Common Weed Flowers

A weed is a plant that is unwanted or considered to be a nuisance. These plants are not intentionally planted and can be invasive. Some weeds may be flowering and appear to be a part of the planted garden. Weeds can prevent light from penetrating wanted plants and can choke out lawn grass.


There are over 50 different species of goldenrod flowers in North America. These plants are long and thin and can grow up to 6 feet tall. They have tiny yellow flowers that are clustered together on the ends of the slender stems. The pollen of the goldenrod is beneficial to many different insects. They can typically be found in pastures, along roadsides and open fields. The flowers bloom in late summer to early fall.


Dandelions are native to North America, Europe and Asia, but can be found all over the world. Dandelions reproduce by a parachute ball or a puff ball containing hundreds of seeds. The wind carries each seed away from the plant to another location where it will hopefully take root and grow a new plant. The dandelion flower is called a rosette. It is generally low to the ground and bright yellow to orange in color. Dandelions bloom from early spring to fall and can be difficult to control. They are one of the most common flowering weeds.

Wild Sunflower

The wild sunflower is commonly found in fields and along ditches. Wild sunflowers contain many heads and many flowers, unlike the domesticated sunflower. They are yellow in color and bloom in late summer and early fall. The wild sunflower can be a problem in pastures, where it will take over grazing grasses.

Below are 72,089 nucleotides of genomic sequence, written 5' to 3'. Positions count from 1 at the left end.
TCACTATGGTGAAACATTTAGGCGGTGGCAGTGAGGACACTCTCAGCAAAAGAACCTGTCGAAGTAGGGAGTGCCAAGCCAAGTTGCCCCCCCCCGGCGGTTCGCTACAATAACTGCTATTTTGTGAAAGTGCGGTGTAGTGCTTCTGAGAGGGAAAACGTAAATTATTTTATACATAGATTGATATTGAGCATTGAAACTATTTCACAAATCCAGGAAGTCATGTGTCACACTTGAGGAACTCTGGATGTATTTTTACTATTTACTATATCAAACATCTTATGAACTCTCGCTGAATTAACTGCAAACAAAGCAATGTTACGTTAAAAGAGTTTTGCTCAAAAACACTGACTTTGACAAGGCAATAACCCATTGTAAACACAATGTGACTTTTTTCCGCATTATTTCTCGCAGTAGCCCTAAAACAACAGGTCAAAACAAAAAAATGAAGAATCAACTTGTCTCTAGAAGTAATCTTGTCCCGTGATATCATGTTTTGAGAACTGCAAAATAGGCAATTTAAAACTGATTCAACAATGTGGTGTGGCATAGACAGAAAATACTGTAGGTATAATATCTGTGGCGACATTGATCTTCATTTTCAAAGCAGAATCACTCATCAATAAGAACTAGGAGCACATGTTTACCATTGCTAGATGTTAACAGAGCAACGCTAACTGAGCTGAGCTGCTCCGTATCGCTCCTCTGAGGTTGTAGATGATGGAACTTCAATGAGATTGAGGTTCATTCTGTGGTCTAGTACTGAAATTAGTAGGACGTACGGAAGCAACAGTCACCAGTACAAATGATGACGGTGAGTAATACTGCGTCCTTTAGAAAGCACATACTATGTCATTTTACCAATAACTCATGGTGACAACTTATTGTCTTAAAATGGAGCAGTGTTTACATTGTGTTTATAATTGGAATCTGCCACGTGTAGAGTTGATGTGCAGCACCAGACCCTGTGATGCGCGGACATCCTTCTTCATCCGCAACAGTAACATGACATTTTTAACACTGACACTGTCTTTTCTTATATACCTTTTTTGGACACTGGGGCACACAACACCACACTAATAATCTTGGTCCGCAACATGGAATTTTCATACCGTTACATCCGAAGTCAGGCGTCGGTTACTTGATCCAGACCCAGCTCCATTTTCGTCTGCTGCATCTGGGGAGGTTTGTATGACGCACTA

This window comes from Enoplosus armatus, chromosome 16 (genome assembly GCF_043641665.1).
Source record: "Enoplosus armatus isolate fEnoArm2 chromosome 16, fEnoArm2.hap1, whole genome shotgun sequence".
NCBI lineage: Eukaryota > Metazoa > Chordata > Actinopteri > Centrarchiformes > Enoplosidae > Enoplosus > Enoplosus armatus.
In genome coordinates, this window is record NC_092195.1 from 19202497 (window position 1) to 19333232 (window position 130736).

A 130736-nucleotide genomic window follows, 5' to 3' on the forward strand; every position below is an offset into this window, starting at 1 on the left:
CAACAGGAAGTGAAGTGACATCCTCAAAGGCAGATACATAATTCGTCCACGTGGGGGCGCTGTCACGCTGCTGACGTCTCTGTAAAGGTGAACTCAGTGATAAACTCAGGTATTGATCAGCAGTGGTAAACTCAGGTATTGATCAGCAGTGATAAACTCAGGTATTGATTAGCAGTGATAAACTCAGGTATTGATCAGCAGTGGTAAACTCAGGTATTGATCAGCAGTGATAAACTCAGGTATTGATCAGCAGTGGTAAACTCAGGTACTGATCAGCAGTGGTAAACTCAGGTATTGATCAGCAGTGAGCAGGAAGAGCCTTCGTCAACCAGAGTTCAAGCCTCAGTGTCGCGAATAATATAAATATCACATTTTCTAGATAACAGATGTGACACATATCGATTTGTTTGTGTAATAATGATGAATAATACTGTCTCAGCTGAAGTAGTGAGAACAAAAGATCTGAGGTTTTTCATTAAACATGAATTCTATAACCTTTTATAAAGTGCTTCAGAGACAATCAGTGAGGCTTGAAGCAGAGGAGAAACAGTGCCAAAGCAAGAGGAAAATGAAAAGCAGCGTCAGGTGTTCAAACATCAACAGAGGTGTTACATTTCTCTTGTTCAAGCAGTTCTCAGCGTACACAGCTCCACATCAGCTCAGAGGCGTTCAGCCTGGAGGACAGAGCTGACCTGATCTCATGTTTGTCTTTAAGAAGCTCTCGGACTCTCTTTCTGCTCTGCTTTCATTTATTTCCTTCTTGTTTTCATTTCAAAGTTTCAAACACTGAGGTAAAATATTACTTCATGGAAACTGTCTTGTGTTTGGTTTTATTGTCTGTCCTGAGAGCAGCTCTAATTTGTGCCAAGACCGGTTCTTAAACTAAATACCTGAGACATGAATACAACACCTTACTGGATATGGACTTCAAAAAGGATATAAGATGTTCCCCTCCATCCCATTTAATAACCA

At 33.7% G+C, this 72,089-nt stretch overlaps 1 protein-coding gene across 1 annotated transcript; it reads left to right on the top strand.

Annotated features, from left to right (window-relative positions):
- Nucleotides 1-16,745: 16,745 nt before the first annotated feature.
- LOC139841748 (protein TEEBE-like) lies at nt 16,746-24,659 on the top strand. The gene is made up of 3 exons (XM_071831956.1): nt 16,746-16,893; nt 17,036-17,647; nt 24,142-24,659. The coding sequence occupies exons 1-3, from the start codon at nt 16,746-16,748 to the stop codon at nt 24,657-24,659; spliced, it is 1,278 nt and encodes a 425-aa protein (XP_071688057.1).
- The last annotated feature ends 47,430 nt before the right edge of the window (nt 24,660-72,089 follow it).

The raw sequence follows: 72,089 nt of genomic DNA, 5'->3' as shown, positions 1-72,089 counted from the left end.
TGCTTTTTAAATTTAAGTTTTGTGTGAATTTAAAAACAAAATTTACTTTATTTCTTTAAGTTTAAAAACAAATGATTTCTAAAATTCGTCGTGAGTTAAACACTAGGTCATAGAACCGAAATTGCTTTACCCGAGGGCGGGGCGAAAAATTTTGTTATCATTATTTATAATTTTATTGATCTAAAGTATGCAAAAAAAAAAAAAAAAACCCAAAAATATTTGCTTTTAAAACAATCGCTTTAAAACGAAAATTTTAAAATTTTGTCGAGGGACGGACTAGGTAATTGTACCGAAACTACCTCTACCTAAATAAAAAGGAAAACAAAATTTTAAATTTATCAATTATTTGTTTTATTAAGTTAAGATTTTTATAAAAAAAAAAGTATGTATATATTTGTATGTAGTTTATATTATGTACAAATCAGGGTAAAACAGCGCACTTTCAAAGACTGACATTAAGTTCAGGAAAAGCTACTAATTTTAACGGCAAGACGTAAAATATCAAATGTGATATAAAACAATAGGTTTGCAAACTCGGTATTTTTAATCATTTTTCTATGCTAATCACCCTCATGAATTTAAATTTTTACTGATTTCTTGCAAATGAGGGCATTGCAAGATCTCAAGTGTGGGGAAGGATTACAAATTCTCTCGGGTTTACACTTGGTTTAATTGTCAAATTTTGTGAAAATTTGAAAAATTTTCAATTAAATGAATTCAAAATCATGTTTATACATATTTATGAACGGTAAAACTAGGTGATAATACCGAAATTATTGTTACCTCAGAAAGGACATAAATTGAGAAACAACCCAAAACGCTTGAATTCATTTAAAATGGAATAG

Queen Anne's Lace

Queen Anne's lace is also referred to as the wild carrot. The wildflower was brought over from Europe and is related to the domesticated carrot plant. The flower blooms from May to October and the stems can grow up to 3 feet tall. Queen Anne's flowers start as slightly pink until they open up an become bright white. As they grow they form a bowl shape which resembles a bird's nest. This flower can cause skin irritation, so care should be given when handling it.

Keywords: common weed flowers, flowering weeds, weed flowers

About this Author

Melanie Hammontree is a member of the Society for Professional Journalists and has been writing since 2004. Works include publications with "Hall County Crime Examiner," "Player's Press" and "The Gainesville Times." Hammontree has a Master of Business and is working on a Master of Journalism from the University of Tennessee.